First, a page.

Jim Bilger, owner of Corrado Cutlery, will open on Main Street this month.

Evanston news delivered free to your inbox! 

Those who have worried about the number of empty Evanston storefronts have reason to celebrate. One of them is being filled – in this case on Main Street – by an enterprising Evanston merchant with a store that is both old and new. Jim Bilger, a 25-year Evanston resident, is opening Corrado Cutlery at 716 Main St. just in time for holiday shopping.

If the name of the store sounds familiar, it may be that you remember the Corrado Cutlery Store in Old Orchard. Or for those with longer memories, it might be the Corrado Cutlery store that was a fixture of the Chicago Loop for nearly a century. The new store, as did the old ones, will sell high quality kitchen knives, Swiss Army products, shaving and grooming supplies, manicure sets, and other sharp tools for daily living.

Dominic Corrado founded Corrado Cutlery in 1905. The original store opened in 1908 on Clark Street in Chicago. Before that, he sharpened knives and other tools and sold hand-made razor strops from a pushcart in the Loop. Company legend has it that Dominic was a left-handed barber who grew frustrated that barbering tools were made only for right-handers and went off on his own to provide and maintain tools for barbers and householders alike.

The Corrado family ran the store until the 1970s, when first Dan Bilger and later his brother Jim bought into the business. Their empire grew as they bought out Otto Pomper, with a line of goods similar to Corrado’s, whose store was established in 1890. The Old Orchard Store opened in 1995, and Jim bought out his brother in 1999. But tough economic times hit, and Mr. Bilger was forced to close the stores in both Old Orchard and the Loop.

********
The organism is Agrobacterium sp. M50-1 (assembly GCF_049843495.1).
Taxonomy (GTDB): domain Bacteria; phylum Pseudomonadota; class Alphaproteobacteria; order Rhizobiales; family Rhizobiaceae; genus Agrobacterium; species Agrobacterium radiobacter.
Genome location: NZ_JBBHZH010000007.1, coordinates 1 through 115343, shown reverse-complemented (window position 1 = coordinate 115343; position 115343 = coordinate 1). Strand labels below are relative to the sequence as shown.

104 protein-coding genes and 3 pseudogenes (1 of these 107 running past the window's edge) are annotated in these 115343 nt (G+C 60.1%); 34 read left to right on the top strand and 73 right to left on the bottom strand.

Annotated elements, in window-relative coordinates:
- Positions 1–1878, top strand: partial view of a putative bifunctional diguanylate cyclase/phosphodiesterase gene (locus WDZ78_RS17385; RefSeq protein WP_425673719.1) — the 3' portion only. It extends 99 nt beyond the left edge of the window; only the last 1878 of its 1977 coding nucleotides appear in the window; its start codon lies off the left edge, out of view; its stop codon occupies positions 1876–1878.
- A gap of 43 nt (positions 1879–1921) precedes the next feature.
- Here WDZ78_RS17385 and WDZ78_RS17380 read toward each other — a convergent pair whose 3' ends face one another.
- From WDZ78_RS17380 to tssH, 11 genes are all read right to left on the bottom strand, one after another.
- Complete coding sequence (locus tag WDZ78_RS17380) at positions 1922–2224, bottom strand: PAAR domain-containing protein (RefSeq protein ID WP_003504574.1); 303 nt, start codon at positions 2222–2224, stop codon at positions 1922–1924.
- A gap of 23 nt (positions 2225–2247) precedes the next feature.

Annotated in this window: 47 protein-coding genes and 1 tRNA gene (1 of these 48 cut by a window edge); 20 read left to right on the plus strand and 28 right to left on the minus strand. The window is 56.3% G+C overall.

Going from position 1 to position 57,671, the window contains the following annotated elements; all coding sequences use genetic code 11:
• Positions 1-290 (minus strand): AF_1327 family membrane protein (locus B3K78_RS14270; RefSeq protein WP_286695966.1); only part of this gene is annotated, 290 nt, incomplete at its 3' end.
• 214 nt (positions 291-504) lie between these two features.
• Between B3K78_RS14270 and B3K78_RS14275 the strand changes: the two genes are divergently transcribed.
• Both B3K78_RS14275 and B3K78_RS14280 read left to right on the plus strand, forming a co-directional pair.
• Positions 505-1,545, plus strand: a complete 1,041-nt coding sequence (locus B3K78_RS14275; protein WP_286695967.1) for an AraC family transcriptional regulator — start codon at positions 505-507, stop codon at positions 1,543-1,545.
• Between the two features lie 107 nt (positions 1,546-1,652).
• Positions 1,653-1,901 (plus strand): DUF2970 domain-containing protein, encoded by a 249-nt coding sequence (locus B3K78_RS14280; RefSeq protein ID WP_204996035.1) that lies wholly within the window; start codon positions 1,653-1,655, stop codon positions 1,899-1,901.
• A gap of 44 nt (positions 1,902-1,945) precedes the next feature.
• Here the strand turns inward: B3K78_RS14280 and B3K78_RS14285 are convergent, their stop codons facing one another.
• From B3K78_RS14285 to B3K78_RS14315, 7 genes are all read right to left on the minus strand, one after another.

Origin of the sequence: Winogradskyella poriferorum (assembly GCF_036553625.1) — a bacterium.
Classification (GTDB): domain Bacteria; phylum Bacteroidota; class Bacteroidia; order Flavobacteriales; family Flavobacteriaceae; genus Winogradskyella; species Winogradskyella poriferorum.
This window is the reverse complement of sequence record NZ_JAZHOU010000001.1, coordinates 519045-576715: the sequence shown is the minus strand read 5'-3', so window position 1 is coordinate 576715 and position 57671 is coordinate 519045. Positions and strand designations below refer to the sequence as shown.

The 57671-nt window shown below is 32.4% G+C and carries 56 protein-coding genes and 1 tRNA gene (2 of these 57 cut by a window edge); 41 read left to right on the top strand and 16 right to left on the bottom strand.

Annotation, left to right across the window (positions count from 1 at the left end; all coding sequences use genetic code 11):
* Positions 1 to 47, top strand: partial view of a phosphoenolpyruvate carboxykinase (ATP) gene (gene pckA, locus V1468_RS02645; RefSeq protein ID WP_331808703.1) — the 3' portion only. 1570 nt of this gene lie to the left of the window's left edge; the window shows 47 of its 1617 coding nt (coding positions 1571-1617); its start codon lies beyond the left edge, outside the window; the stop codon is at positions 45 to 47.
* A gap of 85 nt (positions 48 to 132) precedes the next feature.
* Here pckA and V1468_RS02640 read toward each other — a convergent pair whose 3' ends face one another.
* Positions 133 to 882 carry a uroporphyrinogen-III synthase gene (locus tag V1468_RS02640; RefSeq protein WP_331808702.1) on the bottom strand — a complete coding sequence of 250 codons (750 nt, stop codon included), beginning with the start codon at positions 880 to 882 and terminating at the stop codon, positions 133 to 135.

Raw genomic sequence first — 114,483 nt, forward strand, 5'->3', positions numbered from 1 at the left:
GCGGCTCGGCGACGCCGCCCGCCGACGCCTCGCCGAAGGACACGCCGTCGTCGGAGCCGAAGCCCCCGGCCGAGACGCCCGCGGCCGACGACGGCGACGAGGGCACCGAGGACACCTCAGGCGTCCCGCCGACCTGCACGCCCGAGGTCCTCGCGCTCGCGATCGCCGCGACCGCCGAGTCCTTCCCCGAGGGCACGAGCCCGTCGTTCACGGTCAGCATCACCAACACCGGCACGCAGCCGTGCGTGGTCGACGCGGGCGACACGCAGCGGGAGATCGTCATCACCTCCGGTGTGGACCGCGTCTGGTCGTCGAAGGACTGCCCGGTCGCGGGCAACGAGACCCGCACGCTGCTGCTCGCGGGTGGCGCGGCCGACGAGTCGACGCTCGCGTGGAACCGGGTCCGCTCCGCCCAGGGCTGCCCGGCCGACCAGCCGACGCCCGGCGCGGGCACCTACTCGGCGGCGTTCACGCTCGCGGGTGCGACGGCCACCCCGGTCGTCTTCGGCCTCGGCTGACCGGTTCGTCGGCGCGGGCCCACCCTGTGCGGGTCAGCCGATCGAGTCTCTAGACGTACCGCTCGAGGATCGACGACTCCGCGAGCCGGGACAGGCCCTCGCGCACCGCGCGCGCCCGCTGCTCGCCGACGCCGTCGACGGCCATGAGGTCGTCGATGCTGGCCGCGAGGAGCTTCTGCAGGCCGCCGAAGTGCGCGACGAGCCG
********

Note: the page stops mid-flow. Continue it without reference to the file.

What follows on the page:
But the Corrado products never went completely off the market. Jim Bilger had opened his first online store in 1999, a continuation, he says, of the Corrado business acumen that made them one of the first to sell through mail-order catalogs. Internet retailing – or etailing – is a necessary facet of 21st-century merchandising, says Mr. Bilger. In his case, the continuation of the Internet business will complement the business of the brick-and-mortar store on Main Street.

Mr. Bilger developed this business plan, merging bricks and mortar with etailing (“bricks & clicks”) with the advice of a SCORE mentor, a member of the Service Corps for Retired Executives. These volunteers, resource partners with the Small Business Administration, offer free business advice to those who need it. Mr. Bilger says that his mentors would not even let him treat them to a cup of coffee. “The SCORE people were great,” Mr. Bilger says. “I first used them to bounce ideas off their experience when I debated whether to close the Old Orchard store. Then, when I decided it was time to go back to a store, I turned to them again. I couldn’t have gotten it all together without them.” Mr. Bilger has hired one Evanston resident full-time and will look in the area for additional staff as needed.

Funding for the store came from the First Bank of Evanston as well as the Evanston Office for Economic Development, both eager to support the rebirth of Evanston’s business areas. The perfect location turned up on Main Street in the storefront owned by Shaun Chinsky of Good’s of Evanston, freed up when he decided to close down the art supplies section of his store. “Sean was picky about who could move into the storefront,” Mr. Bilger says. “He wanted to make sure it was a business that would add walk-in traffic on Main Street as well as the sales tax collected.”

Mr. Bilger says he is picky too about his product lines. He stocks only goods that reflect the quality and integrity of his business legacy. “I want my customers to be here with me for a long time,” he says. “One of the things that attracted me to this company in the first place was the fact that the Corrados never had their sales staff work on a commission. They never wanted them to spend more time with a customer looking at a $500 knife set than with the person who’s shopping for a Swiss Army toothpick. That’s how it was … and that’s how it still is.” Corrado Cutlery is set to open in mid-December.